Growing chillies at home is not only more sustainable than buying them from a shop, but enables you to find a variety of chilli at the right point on the Scoville scale for your individual pain threshold. These are 'Peruvian Purple' and for me they fall in the Goldilocks Zone. Chillies are too mild if you use three of them in a meal and still can't taste them; they are too hot if you have to dissect them individually into portions to stop them ruining your meal, and then 4 hours later and after washing your hands three times you absently stick your finger up your nose... I digress.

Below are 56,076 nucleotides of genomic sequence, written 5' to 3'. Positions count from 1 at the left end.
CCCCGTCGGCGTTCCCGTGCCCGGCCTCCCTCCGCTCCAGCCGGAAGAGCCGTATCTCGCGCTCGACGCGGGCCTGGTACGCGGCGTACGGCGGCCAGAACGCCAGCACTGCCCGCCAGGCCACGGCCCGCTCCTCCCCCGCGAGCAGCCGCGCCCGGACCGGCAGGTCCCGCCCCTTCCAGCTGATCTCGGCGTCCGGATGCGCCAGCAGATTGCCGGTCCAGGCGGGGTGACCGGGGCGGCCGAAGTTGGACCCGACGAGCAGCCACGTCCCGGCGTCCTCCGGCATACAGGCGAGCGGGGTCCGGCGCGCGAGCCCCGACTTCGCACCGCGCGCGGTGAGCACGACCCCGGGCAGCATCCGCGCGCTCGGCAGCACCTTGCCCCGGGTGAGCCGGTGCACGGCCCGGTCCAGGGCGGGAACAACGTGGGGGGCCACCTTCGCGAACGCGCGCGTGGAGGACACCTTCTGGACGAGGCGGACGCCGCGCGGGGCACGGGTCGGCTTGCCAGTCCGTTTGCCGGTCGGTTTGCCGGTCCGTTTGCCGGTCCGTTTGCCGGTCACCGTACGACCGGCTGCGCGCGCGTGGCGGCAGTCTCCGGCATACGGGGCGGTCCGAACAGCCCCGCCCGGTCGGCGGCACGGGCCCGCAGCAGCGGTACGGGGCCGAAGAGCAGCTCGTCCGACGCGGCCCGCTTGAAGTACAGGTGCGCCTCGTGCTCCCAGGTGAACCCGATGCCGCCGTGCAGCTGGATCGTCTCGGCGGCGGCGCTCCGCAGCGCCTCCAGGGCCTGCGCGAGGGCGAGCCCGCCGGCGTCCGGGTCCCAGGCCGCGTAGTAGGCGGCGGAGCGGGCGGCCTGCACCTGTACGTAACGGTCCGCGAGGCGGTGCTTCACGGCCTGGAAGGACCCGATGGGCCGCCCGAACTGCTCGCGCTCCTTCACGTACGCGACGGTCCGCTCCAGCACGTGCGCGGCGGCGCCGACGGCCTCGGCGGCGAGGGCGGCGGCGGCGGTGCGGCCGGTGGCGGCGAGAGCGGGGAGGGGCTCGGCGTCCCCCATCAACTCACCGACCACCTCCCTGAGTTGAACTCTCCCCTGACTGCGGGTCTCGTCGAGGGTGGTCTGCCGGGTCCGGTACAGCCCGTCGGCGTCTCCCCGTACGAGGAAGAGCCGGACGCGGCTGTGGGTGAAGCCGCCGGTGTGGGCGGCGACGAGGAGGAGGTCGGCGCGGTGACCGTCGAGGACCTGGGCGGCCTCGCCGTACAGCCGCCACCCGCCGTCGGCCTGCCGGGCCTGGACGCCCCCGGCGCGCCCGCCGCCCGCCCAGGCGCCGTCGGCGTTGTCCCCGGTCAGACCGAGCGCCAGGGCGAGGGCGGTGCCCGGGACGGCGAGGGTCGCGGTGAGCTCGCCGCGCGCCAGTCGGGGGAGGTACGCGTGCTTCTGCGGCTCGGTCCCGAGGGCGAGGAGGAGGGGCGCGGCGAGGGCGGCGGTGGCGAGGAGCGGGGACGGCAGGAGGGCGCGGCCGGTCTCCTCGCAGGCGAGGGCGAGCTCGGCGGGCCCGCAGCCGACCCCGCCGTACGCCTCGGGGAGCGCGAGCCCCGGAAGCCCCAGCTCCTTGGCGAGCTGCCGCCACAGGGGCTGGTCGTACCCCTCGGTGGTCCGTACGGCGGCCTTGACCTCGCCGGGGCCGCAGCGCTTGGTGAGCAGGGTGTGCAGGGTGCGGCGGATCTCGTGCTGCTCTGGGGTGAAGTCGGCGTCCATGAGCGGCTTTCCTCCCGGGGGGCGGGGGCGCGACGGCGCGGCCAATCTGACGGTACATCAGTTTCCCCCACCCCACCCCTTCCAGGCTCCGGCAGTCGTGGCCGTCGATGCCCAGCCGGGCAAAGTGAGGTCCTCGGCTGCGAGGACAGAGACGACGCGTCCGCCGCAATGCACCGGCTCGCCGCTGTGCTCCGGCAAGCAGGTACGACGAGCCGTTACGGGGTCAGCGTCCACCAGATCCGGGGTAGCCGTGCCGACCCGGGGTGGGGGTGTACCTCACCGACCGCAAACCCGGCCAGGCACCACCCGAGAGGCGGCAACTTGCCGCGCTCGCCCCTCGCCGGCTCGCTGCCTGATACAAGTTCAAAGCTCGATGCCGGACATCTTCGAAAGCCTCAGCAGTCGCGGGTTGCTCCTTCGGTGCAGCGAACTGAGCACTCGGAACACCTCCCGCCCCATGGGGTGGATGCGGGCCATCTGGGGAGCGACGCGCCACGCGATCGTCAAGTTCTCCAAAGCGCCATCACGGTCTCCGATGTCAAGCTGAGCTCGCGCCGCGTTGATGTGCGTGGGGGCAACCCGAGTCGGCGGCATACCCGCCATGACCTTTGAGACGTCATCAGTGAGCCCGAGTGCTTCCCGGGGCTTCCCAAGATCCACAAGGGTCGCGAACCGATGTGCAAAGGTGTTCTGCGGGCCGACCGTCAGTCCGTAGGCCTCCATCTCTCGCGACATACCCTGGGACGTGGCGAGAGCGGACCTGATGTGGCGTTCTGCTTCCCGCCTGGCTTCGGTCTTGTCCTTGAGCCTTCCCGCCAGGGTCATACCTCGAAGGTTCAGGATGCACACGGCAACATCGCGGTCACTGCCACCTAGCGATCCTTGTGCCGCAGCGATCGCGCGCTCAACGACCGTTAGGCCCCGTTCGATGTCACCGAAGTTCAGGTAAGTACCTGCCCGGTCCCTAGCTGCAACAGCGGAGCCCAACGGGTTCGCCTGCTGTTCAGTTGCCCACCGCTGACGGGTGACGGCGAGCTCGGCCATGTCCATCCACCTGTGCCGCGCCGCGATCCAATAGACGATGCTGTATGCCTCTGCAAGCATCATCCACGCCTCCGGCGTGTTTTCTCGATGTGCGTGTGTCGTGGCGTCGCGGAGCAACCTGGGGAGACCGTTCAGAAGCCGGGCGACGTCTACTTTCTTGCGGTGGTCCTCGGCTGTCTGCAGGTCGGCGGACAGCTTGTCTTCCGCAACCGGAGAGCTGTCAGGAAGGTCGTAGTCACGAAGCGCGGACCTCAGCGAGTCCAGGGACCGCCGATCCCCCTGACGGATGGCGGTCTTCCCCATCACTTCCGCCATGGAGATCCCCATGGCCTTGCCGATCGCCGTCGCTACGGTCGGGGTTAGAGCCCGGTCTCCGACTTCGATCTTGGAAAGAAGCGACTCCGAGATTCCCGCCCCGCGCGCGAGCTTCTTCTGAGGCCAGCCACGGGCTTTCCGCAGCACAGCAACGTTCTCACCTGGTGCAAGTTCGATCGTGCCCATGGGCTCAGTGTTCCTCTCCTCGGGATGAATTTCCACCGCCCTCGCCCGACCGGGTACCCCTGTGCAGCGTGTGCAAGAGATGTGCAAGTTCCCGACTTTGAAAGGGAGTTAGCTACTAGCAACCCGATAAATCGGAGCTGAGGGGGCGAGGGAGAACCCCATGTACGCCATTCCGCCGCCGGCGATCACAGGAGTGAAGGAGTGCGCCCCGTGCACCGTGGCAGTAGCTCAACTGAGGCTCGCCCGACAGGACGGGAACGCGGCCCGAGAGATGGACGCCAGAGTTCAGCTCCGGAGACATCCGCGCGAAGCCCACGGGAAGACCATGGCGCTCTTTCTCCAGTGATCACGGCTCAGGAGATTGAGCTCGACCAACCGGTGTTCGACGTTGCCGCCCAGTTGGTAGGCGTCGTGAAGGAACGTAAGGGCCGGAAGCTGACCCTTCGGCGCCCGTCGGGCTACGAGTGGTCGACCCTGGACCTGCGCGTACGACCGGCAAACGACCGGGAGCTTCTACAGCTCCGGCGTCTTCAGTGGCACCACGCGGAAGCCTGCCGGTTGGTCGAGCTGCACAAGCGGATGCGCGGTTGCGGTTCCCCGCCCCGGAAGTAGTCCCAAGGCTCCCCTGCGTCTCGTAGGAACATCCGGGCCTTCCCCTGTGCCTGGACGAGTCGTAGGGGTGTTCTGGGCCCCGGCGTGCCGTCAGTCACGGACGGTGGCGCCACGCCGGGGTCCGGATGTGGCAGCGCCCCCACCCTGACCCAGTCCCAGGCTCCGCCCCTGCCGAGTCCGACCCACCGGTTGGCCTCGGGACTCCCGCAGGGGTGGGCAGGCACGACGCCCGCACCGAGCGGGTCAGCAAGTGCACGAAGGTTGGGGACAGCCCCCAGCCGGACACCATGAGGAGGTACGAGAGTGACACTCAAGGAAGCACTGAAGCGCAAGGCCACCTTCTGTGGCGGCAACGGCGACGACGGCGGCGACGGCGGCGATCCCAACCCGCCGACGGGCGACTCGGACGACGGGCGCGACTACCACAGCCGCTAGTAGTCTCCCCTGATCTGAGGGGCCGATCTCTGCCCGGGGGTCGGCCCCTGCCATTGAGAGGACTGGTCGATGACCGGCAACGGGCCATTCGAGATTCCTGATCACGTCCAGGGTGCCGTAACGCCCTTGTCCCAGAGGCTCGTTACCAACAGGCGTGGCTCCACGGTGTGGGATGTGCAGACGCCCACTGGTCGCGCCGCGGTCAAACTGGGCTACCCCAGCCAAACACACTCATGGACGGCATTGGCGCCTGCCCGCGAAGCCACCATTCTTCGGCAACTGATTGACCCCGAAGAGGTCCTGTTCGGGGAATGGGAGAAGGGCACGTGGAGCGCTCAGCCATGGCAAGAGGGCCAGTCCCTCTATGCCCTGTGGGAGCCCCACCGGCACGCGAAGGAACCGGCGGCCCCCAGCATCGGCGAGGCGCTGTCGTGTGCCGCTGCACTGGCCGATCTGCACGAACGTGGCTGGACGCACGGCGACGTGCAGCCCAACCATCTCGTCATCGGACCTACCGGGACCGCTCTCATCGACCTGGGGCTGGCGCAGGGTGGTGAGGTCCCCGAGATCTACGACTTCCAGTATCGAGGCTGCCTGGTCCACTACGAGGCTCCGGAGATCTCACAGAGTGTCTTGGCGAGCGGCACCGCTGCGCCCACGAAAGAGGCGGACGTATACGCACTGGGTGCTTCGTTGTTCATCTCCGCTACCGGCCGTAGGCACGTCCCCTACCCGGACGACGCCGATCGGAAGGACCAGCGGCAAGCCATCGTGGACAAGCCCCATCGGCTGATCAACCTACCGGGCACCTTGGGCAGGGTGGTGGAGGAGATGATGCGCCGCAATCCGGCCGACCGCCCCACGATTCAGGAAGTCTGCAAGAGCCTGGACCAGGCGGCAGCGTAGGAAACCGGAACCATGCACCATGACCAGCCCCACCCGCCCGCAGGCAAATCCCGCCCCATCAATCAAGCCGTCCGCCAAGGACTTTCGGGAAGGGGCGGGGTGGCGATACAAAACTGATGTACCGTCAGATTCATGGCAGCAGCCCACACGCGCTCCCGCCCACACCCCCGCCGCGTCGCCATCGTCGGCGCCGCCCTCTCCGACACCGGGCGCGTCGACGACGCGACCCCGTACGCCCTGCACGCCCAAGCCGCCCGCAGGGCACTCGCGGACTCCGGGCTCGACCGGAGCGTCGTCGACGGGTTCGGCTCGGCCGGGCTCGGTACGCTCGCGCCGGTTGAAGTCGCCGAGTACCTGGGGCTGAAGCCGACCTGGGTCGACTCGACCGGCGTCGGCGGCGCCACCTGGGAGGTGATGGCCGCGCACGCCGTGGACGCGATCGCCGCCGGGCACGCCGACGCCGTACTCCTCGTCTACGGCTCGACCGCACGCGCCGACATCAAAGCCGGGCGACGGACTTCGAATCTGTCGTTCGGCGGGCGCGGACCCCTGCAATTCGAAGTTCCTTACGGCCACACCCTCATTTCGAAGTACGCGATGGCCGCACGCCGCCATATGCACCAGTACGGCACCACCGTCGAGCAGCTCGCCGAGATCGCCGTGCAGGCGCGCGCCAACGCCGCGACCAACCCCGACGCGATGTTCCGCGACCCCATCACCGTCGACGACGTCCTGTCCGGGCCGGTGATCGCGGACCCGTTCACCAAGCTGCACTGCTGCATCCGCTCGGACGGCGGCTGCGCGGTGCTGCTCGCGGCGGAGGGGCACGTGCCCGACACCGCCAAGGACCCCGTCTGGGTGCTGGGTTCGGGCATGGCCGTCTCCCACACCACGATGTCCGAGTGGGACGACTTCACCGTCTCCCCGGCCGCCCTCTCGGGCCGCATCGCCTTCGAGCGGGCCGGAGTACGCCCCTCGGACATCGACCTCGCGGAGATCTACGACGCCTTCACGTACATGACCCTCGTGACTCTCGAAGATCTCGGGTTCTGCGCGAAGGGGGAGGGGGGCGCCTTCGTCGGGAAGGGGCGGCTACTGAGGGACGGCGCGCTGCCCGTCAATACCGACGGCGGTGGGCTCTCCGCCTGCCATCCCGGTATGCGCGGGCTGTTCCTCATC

The hottest chilli in the world is contested between the breeders of 'Dragon's Breath' and 'Pepper X', both reputed to be in excess of two million Scovilles, which has led to some experts voicing concerns that eating such chillies could cause anaphylactic shock in addition to already documented side-effects. Why anyone would want to eat these is beyond me, but breeding exceedingly hot chillies has scientific and commercial value as the yield of the active component capsaicin is increased.
Most chilli varieties are genuine breeds, so by retaining seeds you can grow more chillies with exactly the same culinary attributes as the parent plants.